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Paul Little is a Herald on Sunday columnist

Paul Little: Children bring woe - and joy

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Most of us seem to want to become parents.
Most of us seem to want to become parents.

The news crossed the globe faster than Len Brown saying "yes please" to the offer of an upgrade. "Childless couples are happier than those with kids", gasped everyone from the Huffington Post website to the Ottawa Citizen to our own august organs.

Attention-getting? You bet. Intriguingly counter-intuitive? I'll say. Load of bollocks? Pretty much.

Babies everywhere wondered if they were about to take a one-way ride to the orphanage doorstep as their parents, now with the scientific backing, abandoned them in the pursuit of happiness.

But whenever you see a study quoted in the media you see a study misquoted.

The exigencies of contemporary news gathering, up against unforgiving deadlines, budget cuts and, most importantly, understaffing, do not encourage the sort of subtle analysis that any decent research requires to be understood.

The research, on the other hand, has usually been carried out without those impediments and is worth a close look.

This study was thoroughly credible. The work of the UK Open University's Economic and Social Research Council, it was carried out over two years using more than 5000 people.

The first sign that the reporting did not totally reflect the study was in its name. It was not a study of parenting. It was called Enduring Love? Couples Relationships in the 21st Century. Unlike much of the reporting, the project set out to accentuate the positive from the start, acknowledging that there were lots of studies on relationship breakdowns but few on why so many people stay together.

The council's press release on the survey led with the finding that simple acts of kindness are the things that keep people together. As to the relationship between children and happiness, the survey actually says that childless couples reported feeling more valued by their partners than those with children did. Which is only natural given that those with children have other people to think about, as well as lots more people around to value them.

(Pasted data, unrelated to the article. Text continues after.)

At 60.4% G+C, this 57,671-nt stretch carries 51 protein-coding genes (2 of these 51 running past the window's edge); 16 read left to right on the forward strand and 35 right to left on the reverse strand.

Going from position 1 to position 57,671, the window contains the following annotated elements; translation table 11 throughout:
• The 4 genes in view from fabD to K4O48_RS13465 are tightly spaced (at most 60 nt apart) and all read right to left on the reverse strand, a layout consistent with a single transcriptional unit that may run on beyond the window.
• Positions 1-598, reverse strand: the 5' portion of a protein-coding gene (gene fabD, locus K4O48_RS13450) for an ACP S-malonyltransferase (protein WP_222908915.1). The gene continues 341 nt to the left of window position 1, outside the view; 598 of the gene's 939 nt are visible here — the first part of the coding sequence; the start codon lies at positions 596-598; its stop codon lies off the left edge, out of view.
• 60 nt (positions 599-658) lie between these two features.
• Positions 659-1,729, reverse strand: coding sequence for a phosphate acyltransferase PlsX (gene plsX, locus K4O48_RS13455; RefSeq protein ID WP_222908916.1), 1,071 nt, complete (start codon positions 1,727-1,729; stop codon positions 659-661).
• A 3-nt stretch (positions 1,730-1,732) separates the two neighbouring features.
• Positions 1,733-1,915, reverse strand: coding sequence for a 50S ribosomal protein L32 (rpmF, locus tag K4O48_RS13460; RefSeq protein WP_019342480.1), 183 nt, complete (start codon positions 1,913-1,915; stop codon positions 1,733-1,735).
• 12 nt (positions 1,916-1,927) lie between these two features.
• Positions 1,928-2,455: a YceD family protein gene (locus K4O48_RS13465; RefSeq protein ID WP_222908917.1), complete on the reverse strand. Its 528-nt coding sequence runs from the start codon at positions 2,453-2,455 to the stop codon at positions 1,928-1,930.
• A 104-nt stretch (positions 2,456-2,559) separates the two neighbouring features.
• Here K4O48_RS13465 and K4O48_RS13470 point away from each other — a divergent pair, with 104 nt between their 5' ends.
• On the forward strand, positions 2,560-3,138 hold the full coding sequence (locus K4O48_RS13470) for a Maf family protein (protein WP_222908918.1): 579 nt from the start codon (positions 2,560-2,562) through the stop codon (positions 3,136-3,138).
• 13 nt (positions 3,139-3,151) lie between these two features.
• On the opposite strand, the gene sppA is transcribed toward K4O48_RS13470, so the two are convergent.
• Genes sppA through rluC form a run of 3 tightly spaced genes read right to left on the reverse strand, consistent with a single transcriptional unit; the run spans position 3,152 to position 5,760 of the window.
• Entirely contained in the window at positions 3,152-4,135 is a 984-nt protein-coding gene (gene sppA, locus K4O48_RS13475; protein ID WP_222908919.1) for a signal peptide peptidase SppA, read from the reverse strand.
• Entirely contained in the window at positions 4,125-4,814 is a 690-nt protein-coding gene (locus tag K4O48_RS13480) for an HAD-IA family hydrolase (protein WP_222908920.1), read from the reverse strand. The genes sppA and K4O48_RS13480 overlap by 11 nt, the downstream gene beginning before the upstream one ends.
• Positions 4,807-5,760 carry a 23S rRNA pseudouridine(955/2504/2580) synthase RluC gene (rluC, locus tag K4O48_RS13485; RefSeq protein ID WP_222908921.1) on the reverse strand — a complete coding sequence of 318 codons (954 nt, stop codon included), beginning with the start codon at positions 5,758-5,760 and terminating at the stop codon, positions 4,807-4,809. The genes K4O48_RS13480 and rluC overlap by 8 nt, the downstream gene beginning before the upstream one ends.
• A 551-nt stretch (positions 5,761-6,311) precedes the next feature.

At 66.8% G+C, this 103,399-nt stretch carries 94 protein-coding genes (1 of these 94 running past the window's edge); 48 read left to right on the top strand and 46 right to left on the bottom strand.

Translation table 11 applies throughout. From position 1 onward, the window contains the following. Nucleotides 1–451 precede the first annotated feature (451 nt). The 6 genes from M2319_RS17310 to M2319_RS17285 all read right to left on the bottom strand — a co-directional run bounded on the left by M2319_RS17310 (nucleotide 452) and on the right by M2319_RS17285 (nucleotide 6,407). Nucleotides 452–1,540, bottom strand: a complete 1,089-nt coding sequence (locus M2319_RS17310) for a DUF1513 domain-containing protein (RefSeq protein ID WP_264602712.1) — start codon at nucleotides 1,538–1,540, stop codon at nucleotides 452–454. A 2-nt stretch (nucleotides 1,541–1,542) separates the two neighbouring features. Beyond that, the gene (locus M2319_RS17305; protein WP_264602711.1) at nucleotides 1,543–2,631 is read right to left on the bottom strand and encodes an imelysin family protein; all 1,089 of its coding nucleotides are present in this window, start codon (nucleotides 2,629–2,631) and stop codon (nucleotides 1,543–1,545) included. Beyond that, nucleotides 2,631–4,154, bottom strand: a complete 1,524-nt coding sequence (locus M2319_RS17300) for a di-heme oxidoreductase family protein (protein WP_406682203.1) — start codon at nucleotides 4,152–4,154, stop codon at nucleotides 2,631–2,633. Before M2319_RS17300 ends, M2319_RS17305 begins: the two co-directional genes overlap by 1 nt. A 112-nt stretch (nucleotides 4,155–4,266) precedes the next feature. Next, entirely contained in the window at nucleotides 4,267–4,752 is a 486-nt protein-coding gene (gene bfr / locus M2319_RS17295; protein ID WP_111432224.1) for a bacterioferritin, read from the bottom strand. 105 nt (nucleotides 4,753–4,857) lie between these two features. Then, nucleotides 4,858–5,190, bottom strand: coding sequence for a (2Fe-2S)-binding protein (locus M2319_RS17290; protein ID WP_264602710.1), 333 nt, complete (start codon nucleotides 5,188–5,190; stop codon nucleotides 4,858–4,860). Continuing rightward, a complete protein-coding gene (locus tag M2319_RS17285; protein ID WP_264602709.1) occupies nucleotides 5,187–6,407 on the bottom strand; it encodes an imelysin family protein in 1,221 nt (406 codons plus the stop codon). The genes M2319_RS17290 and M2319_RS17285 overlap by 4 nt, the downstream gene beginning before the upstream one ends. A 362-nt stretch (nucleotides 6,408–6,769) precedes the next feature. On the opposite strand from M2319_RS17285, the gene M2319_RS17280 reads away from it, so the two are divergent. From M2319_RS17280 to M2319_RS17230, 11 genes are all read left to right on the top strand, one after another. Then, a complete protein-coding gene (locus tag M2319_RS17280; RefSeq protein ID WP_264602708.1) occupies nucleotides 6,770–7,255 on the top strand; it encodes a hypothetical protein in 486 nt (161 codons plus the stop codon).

The survey found that people without children ranked the quality of their relationship higher and spent more time maintaining their relationship. This is a restatement of the truism, known to any parent, that when kids come along, they get in the way. The greatest happiness comes from a combination of relationship with a partner and that with children, in which case each element has to give a little to make room for the other.

Having children is not for everyone - and there's few things sadder than seeing someone who's not suited to parenthood struggling with the job. On the other hand, the number of people - and the amount of dollars - that go into treating problems of infertility suggest that parenthood is, for most of us, a desired option.

Certainly, children can make you more miserable than just about anything. They are grindingly hard work and a job for life. One of the surprises of having adult children is the discovery that you continue to care so much for them, agonising with them when they go through life's challenges. And you wouldn't have it any other way. No one ever dies wishing they'd spent less time with their children.

Religion can be a wonderful comfort to the afflicted, although it doesn't always help them to see things clearly. One survivor of the dreadful Tongan cyclone, after describing the calamities she had endured, thanked God for saving her. She did not seem to have taken in the obvious corollary about who had caused all this trouble in the first place.

- Herald on Sunday

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